International Violence Against Women Act Reintroduced in Congress
The bipartisan International Violence Against Women Act (IVAWA) was reintroduced today in both the US House and Senate. IVAWA would be the first of its kind to comprehensively incorporate US foreign assistance programs to help stop gender-based violence and poverty, promote economic opportunities for women, halt violence against girls in schools, and ultimately empower women.
John Kerry (D-MA), who chairs the Senate Foreign Relations Committee; Barbara Boxer (D-CA), who chairs the Senate Foreign Relations on International Operations and Organizations, Human Rights, Democracy, and Global Women's Issues; Senators Olympia Snowe (R-ME) and Susan Collins (R-ME); and Representatives Bill Delahunt (D-MA), Ted Poe (R-TX) and Jan Schakowsky (D-IL) introduced the legislation today.
Senator Barbara Boxer (D-CA), said in a press release, "Every day, too many women and girls across the globe endure horrific acts of violence. They are disfigured by acid, raped and beaten, or they are denied the opportunity to see a doctor. This important legislation gives the United States government the tools to make international violence against women and girls a top diplomatic priority."
IVAWA was originally drafted by then-Senator Joe Biden (D) and Senator Richard Lugar (R-IN) in collaboration with over 40 women's groups and 100 non-governmental organizations worldwide. The bill would centralize women-related state departments into one office; create a five-year strategy to fight domestic violence in 10 to 20 countries and back it up with funds; and require training in emergency measures for organizations working with populations susceptible to violence.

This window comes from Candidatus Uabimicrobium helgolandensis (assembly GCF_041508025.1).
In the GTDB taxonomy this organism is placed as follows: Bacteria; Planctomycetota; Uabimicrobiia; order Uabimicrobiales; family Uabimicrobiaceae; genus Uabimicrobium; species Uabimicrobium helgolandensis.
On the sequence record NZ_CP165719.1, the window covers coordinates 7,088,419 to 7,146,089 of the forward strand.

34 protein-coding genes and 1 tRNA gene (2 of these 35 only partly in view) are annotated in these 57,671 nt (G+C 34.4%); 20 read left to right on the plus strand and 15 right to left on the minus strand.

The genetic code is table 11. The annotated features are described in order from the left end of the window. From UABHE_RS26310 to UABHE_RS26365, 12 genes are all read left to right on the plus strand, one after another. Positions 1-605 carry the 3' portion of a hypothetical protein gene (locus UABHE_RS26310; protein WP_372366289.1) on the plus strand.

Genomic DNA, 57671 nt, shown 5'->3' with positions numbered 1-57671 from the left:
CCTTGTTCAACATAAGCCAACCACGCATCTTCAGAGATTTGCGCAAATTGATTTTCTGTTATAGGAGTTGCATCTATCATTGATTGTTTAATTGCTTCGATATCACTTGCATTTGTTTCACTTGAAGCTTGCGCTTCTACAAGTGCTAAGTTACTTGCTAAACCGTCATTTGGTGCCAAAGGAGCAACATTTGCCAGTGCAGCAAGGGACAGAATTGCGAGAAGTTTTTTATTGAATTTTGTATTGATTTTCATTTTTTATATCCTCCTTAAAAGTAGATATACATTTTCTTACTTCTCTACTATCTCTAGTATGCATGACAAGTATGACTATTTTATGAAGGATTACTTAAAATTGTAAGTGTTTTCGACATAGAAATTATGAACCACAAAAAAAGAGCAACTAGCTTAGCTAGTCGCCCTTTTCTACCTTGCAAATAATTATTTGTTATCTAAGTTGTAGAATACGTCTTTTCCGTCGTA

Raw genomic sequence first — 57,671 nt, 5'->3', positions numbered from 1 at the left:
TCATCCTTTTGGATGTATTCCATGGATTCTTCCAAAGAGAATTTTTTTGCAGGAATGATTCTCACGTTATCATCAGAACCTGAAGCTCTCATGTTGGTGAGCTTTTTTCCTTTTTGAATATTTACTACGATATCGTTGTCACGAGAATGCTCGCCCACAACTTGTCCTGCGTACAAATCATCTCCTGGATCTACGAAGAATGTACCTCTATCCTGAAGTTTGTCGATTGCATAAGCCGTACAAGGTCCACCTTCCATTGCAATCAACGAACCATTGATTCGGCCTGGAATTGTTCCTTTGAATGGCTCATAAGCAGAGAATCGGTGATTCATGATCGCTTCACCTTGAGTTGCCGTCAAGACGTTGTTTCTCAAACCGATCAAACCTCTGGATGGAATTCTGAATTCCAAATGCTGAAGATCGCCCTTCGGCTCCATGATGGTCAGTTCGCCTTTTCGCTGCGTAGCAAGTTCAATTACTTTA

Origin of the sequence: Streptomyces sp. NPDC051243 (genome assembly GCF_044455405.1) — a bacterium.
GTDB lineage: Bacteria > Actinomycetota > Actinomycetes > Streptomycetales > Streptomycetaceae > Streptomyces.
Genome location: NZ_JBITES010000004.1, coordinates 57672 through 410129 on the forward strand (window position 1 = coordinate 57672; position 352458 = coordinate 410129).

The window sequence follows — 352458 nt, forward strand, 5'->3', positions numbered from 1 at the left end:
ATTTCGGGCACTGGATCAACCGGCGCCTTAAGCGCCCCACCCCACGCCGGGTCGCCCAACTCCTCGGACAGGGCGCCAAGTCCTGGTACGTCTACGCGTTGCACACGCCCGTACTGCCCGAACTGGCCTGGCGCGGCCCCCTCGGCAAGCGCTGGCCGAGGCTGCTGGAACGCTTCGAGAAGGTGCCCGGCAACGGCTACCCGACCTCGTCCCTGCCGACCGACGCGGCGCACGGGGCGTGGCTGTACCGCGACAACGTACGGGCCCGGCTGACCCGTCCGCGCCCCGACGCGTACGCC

Media Resources: Women Thrive; John Kerry Press Release 2/4/2010; Feminist Newswire 10/23/2009
11/21/2014 Fifth Circuit Court Refuses to Reconsider Ruling Blocking Mississippi TRAP Law - The full US Court of Appeals for the Fifth Circuit on Thursday refused to reconsider a panel decision blocking enforcement of a Mississippi law that threatened to close the last remaining abortion clinic in the state.
In July, a panel of the Fifth Circuit Court of Appeals upheld a preliminary injunction against a Mississippi TRAP (Targeted Regulation of Abortion Providers) law requiring abortion providers to obtain admitting privileges at local hospitals. . . .